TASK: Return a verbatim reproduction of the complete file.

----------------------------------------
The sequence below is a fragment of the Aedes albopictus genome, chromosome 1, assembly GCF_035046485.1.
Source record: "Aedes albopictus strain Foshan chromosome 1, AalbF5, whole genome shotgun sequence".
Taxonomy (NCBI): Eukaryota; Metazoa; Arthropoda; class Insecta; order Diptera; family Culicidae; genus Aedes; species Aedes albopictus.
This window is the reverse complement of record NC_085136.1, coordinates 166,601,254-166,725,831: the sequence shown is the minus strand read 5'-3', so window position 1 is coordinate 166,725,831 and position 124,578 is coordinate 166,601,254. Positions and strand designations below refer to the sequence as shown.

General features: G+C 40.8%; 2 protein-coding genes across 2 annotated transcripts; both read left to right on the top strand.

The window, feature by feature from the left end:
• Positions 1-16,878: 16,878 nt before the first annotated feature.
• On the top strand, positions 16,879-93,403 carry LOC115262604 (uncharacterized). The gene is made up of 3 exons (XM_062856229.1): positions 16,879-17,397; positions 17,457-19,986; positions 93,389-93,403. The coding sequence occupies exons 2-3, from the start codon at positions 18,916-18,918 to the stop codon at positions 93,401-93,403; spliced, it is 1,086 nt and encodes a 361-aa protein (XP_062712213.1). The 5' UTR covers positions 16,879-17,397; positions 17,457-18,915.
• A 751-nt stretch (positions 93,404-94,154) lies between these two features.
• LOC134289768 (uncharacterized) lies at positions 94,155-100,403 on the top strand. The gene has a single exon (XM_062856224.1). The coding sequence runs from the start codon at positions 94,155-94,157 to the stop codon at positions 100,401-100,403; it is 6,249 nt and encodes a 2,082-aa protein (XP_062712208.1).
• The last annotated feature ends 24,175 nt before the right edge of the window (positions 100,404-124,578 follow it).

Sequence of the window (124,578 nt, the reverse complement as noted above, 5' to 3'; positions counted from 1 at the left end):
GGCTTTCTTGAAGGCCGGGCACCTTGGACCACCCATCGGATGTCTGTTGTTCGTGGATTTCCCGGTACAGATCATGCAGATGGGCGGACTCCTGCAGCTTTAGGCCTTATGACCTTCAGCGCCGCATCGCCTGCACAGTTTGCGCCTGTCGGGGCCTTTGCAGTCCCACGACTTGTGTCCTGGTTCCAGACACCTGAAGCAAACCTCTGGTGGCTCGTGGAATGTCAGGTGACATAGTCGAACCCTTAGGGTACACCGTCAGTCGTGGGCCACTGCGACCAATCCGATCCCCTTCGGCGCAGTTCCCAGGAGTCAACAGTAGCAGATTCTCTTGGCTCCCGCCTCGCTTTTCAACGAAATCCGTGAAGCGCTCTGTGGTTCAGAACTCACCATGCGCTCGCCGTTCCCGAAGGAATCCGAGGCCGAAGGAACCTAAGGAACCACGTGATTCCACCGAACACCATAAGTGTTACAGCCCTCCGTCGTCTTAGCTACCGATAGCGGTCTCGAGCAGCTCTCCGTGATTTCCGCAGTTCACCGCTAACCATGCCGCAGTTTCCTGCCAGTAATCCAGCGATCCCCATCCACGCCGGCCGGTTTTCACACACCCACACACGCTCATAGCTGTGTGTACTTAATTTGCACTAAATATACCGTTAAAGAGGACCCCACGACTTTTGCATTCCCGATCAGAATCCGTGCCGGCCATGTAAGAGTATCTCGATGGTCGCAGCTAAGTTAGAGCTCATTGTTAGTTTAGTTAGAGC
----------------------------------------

The sequence below is a fragment of the Aedes albopictus genome, chromosome 1, assembly GCF_035046485.1.
Source record: "Aedes albopictus strain Foshan chromosome 1, AalbF5, whole genome shotgun sequence".
Taxonomy (NCBI): Eukaryota; Metazoa; Arthropoda; class Insecta; order Diptera; family Culicidae; genus Aedes; species Aedes albopictus.
This window is the reverse complement of record NC_085136.1, coordinates 166,601,254-166,725,831: the sequence shown is the minus strand read 5'-3', so window position 1 is coordinate 166,725,831 and position 124,578 is coordinate 166,601,254. Positions and strand designations below refer to the sequence as shown.

General features: G+C 40.8%; 2 protein-coding genes across 2 annotated transcripts; both read left to right on the top strand.

The window, feature by feature from the left end:
• Positions 1-16,878: 16,878 nt before the first annotated feature.
• On the top strand, positions 16,879-93,403 carry LOC115262604 (uncharacterized). The gene is made up of 3 exons (XM_062856229.1): positions 16,879-17,397; positions 17,457-19,986; positions 93,389-93,403. The coding sequence occupies exons 2-3, from the start codon at positions 18,916-18,918 to the stop codon at positions 93,401-93,403; spliced, it is 1,086 nt and encodes a 361-aa protein (XP_062712213.1). The 5' UTR covers positions 16,879-17,397; positions 17,457-18,915.
• A 751-nt stretch (positions 93,404-94,154) lies between these two features.
• LOC134289768 (uncharacterized) lies at positions 94,155-100,403 on the top strand. The gene has a single exon (XM_062856224.1). The coding sequence runs from the start codon at positions 94,155-94,157 to the stop codon at positions 100,401-100,403; it is 6,249 nt and encodes a 2,082-aa protein (XP_062712208.1).
• The last annotated feature ends 24,175 nt before the right edge of the window (positions 100,404-124,578 follow it).

Sequence of the window (124,578 nt, the reverse complement as noted above, 5' to 3'; positions counted from 1 at the left end):
GGCTTTCTTGAAGGCCGGGCACCTTGGACCACCCATCGGATGTCTGTTGTTCGTGGATTTCCCGGTACAGATCATGCAGATGGGCGGACTCCTGCAGCTTTAGGCCTTATGACCTTCAGCGCCGCATCGCCTGCACAGTTTGCGCCTGTCGGGGCCTTTGCAGTCCCACGACTTGTGTCCTGGTTCCAGACACCTGAAGCAAACCTCTGGTGGCTCGTGGAATGTCAGGTGACATAGTCGAACCCTTAGGGTACACCGTCAGTCGTGGGCCACTGCGACCAATCCGATCCCCTTCGGCGCAGTTCCCAGGAGTCAACAGTAGCAGATTCTCTTGGCTCCCGCCTCGCTTTTCAACGAAATCCGTGAAGCGCTCTGTGGTTCAGAACTCACCATGCGCTCGCCGTTCCCGAAGGAATCCGAGGCCGAAGGAACCTAAGGAACCACGTGATTCCACCGAACACCATAAGTGTTACAGCCCTCCGTCGTCTTAGCTACCGATAGCGGTCTCGAGCAGCTCTCCGTGATTTCCGCAGTTCACCGCTAACCATGCCGCAGTTTCCTGCCAGTAATCCAGCGATCCCCATCCACGCCGGCCGGTTTTCACACACCCACACACGCTCATAGCTGTGTGTACTTAATTTGCACTAAATATACCGTTAAAGAGGACCCCACGACTTTTGCATTCCCGATCAGAATCCGTGCCGGCCATGTAAGAGTATCTCGATGGTCGCAGCTAAGTTAGAGCTCATTGTTAGTTTAGTTAGAGC